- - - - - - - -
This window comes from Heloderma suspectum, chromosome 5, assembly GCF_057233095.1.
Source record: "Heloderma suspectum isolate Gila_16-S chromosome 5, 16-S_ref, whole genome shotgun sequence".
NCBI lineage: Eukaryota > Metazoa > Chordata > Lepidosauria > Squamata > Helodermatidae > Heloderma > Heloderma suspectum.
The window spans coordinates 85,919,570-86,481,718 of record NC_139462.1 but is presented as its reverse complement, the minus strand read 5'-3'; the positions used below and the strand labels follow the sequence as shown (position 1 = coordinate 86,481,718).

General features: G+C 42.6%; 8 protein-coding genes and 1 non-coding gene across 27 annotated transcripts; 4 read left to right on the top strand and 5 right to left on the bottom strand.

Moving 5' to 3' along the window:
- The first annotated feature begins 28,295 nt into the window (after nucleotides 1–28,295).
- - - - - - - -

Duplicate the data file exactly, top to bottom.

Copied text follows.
This window comes from Heloderma suspectum, chromosome 5, assembly GCF_057233095.1.
Source record: "Heloderma suspectum isolate Gila_16-S chromosome 5, 16-S_ref, whole genome shotgun sequence".
NCBI lineage: Eukaryota > Metazoa > Chordata > Lepidosauria > Squamata > Helodermatidae > Heloderma > Heloderma suspectum.
The window spans coordinates 85,919,570-86,481,718 of record NC_139462.1 but is presented as its reverse complement, the minus strand read 5'-3'; the positions used below and the strand labels follow the sequence as shown (position 1 = coordinate 86,481,718).

General features: G+C 42.6%; 8 protein-coding genes and 1 non-coding gene across 27 annotated transcripts; 4 read left to right on the top strand and 5 right to left on the bottom strand.

Moving 5' to 3' along the window:
- The first annotated feature begins 28,295 nt into the window (after nucleotides 1–28,295).